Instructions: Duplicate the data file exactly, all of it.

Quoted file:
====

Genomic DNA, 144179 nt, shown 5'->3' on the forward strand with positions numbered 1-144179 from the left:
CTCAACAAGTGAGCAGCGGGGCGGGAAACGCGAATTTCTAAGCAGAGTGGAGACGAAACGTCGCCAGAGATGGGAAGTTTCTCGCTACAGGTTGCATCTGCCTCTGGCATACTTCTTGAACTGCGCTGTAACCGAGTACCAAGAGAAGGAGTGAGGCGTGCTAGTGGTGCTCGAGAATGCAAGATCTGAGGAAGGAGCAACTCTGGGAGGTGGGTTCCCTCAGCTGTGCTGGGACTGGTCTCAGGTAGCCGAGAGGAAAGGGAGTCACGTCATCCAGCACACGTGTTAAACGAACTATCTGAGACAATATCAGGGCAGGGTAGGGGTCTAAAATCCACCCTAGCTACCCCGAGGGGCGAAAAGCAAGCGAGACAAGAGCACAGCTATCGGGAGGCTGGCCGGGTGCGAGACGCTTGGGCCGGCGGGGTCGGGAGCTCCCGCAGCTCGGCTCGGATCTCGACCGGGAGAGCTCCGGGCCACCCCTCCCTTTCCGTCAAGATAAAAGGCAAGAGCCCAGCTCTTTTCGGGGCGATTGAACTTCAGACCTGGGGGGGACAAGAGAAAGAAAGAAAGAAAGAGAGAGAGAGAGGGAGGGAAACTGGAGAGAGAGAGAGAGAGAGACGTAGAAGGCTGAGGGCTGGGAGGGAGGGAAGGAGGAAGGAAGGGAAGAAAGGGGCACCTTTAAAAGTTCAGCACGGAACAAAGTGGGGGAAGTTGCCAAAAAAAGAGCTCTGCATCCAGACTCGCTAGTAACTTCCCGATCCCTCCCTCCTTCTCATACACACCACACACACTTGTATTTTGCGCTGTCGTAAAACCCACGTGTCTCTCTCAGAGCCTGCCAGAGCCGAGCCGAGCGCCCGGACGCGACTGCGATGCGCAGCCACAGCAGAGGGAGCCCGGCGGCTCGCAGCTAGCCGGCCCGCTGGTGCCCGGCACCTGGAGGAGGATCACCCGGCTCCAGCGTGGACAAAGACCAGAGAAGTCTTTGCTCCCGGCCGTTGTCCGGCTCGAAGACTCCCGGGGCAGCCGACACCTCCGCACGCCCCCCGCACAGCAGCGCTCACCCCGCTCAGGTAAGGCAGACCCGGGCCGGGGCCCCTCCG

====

Genomic DNA, 144179 nt, shown 5'->3' on the forward strand with positions numbered 1-144179 from the left:
CTCAACAAGTGAGCAGCGGGGCGGGAAACGCGAATTTCTAAGCAGAGTGGAGACGAAACGTCGCCAGAGATGGGAAGTTTCTCGCTACAGGTTGCATCTGCCTCTGGCATACTTCTTGAACTGCGCTGTAACCGAGTACCAAGAGAAGGAGTGAGGCGTGCTAGTGGTGCTCGAGAATGCAAGATCTGAGGAAGGAGCAACTCTGGGAGGTGGGTTCCCTCAGCTGTGCTGGGACTGGTCTCAGGTAGCCGAGAGGAAAGGGAGTCACGTCATCCAGCACACGTGTTAAACGAACTATCTGAGACAATATCAGGGCAGGGTAGGGGTCTAAAATCCACCCTAGCTACCCCGAGGGGCGAAAAGCAAGCGAGACAAGAGCACAGCTATCGGGAGGCTGGCCGGGTGCGAGACGCTTGGGCCGGCGGGGTCGGGAGCTCCCGCAGCTCGGCTCGGATCTCGACCGGGAGAGCTCCGGGCCACCCCTCCCTTTCCGTCAAGATAAAAGGCAAGAGCCCAGCTCTTTTCGGGGCGATTGAACTTCAGACCTGGGGGGGACAAGAGAAAGAAAGAAAGAAAGAGAGAGAGAGAGGGAGGGAAACTGGAGAGAGAGAGAGAGAGAGACGTAGAAGGCTGAGGGCTGGGAGGGAGGGAAGGAGGAAGGAAGGGAAGAAAGGGGCACCTTTAAAAGTTCAGCACGGAACAAAGTGGGGGAAGTTGCCAAAAAAAGAGCTCTGCATCCAGACTCGCTAGTAACTTCCCGATCCCTCCCTCCTTCTCATACACACCACACACACTTGTATTTTGCGCTGTCGTAAAACCCACGTGTCTCTCTCAGAGCCTGCCAGAGCCGAGCCGAGCGCCCGGACGCGACTGCGATGCGCAGCCACAGCAGAGGGAGCCCGGCGGCTCGCAGCTAGCCGGCCCGCTGGTGCCCGGCACCTGGAGGAGGATCACCCGGCTCCAGCGTGGACAAAGACCAGAGAAGTCTTTGCTCCCGGCCGTTGTCCGGCTCGAAGACTCCCGGGGCAGCCGACACCTCCGCACGCCCCCCGCACAGCAGCGCTCACCCCGCTCAGGTAAGGCAGACCCGGGCCGGGGCCCCTCCG